As a new reporter I was once asked to go and interview a lady whose surname was said to be ‘Robertson’. We did the interview, the story was published and she contacted me afterwards. She had no complaint about the story except for the fact that I had misspelled her surname. It wasn’t ‘Robertson’ at all, she explained, but the much rarer spelling of ‘Robison’, pronounced identically if you say it quickly. She hadn’t thought to raise it during our interview and, more to the point, I hadn’t checked.
It was a salutary lesson of the need to prepare as fully as possible in the interview situation. The understandable drive to secure the news angle can be undermined by avoidable mistakes involving spellings and other straightforward facts. The message is to check and double-check. See the bigger picture but don’t neglect your attention to detail.
Preparation, before diving into the meat of the matter, is key. While the newsroom can be a chaotic place with seemingly no time to gather your thoughts, just taking a few seconds to run through the basics can pay dividends later. Establish as much detail as you can about the person before you do the interview. Check cuttings and online sources, think of a few questions to get the ball rolling and ensure you arrive in plenty of time if you are travelling to speak to the person face to face. Don’t be embarrassed about checking the basics such as the spelling of names, the person’s job or position, and any place or company names involved in the story. It’s far better to have these issues sorted out to start with than play catch-up later. Accuracy is the cornerstone, as media organisations often say.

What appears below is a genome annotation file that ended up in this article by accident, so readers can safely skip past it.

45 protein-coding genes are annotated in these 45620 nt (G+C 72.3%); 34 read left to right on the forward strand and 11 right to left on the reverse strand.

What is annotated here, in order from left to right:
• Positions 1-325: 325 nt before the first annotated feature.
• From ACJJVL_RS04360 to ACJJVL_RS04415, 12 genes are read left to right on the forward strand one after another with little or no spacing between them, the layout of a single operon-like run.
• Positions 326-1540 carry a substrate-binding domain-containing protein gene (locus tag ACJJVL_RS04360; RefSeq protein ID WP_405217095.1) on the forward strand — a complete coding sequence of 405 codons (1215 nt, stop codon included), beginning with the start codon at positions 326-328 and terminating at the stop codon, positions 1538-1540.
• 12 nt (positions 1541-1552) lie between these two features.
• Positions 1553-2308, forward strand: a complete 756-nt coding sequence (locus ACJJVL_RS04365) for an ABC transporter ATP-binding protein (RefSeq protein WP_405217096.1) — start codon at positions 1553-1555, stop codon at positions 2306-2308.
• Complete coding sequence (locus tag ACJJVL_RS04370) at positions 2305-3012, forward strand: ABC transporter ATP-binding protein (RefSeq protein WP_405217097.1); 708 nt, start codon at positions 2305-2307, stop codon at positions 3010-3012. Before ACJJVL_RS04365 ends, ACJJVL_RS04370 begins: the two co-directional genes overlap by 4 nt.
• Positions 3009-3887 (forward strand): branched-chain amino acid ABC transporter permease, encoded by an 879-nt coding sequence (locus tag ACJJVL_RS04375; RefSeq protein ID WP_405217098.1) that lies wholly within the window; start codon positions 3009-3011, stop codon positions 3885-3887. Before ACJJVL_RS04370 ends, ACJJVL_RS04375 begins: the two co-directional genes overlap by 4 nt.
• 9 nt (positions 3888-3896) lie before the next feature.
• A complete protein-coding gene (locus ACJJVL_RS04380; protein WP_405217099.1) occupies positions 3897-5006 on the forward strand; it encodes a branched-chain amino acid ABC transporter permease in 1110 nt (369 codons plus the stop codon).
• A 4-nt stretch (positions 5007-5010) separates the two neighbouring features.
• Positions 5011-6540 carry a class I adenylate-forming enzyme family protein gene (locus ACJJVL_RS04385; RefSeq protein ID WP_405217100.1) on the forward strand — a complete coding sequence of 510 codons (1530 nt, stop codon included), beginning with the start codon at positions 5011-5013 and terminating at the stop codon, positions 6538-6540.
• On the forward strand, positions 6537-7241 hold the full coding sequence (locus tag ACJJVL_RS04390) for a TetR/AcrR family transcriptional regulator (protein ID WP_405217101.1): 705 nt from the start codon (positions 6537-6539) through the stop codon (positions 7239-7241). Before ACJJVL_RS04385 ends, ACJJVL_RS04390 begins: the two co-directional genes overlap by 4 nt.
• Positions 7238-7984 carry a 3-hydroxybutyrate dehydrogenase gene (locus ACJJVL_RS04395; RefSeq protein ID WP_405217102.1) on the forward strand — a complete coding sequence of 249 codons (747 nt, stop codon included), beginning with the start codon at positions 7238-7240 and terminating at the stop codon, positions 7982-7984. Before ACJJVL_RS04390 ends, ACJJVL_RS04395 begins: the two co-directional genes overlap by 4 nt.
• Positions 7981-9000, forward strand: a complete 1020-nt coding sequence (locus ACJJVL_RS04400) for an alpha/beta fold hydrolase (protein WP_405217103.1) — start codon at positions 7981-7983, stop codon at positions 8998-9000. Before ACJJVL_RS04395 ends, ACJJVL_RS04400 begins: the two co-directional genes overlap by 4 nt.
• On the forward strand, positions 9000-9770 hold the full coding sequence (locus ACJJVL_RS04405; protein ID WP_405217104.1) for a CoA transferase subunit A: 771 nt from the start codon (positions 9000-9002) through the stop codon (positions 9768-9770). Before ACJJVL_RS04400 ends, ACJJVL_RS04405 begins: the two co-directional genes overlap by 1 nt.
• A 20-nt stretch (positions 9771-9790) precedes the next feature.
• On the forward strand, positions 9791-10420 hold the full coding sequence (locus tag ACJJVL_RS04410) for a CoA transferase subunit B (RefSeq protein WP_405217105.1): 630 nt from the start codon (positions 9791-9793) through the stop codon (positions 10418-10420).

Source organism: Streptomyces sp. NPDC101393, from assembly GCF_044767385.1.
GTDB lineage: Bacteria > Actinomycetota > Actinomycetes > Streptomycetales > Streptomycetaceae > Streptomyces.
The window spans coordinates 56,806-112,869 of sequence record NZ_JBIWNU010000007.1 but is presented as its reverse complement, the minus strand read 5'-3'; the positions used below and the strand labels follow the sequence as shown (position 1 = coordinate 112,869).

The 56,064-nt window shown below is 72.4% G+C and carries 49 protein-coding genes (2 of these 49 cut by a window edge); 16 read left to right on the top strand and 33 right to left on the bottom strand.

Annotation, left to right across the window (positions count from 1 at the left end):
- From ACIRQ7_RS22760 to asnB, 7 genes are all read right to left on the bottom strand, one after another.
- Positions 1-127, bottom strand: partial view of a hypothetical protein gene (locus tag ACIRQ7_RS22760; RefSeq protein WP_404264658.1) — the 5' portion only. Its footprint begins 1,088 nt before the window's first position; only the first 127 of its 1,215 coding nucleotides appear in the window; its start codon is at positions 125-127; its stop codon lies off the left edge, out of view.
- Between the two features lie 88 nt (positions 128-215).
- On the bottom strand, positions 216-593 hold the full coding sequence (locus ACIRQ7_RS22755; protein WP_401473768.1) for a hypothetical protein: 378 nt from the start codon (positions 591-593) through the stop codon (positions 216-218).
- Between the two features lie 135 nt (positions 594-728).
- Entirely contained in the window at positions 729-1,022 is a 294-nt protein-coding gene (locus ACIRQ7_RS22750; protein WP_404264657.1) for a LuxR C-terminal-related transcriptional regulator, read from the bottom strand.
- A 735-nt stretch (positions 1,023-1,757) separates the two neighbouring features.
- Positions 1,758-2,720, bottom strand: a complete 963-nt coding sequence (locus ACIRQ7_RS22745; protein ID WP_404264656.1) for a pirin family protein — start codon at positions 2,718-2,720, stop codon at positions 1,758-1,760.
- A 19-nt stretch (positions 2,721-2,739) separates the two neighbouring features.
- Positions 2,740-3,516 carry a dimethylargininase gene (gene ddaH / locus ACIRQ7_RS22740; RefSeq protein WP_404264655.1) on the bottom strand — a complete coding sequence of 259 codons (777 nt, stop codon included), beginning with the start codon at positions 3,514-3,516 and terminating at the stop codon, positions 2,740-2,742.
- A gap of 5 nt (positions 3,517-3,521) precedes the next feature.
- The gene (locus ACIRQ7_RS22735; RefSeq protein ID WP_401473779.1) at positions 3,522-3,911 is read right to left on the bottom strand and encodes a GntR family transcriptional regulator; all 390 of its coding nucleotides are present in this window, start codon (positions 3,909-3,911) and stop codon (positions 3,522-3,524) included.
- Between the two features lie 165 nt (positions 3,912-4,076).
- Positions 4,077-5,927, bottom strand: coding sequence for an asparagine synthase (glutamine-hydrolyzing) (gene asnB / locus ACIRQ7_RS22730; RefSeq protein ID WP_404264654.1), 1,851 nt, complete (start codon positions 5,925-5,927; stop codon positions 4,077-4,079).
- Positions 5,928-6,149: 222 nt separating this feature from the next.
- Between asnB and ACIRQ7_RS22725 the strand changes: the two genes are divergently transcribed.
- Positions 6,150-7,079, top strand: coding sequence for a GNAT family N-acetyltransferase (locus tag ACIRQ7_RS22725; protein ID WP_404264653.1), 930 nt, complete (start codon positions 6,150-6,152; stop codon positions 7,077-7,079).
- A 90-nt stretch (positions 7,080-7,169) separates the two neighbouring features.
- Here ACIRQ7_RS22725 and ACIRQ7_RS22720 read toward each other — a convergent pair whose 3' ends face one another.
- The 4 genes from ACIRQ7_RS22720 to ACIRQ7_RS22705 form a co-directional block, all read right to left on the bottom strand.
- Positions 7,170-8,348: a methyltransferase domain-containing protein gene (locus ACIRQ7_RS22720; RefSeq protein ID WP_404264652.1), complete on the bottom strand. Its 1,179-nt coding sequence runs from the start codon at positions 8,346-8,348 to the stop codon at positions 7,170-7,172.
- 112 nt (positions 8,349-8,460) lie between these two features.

Another important point is to try to put yourself in the place of the person you are going to interview. An experienced politician who is used to robust questions is an entirely different prospect from an innocent party caught up in a news event who has never been in the media before. They may be petrified, suspicious, not especially articulate, or all three. Try and assess the sensitivity of the situation and approach accordingly. Gaining trust is essential if you want someone to talk freely. Show an interest in them, empathise, be respectful. If you have someone trying to avoid issues they shouldn’t, a basic rapport to start with can help you unlock the door to the truth.
This post is part of a series reflecting themes from our online practical training course for working journalists. The course was launched recently with a video announcement by Lord Black, CPU Media Trust Chairman.
Next time, we’ll be looking at how to dress for interviews. Tie or no tie, smart or casual?
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SCOTT SINCLAIR – Deep South Media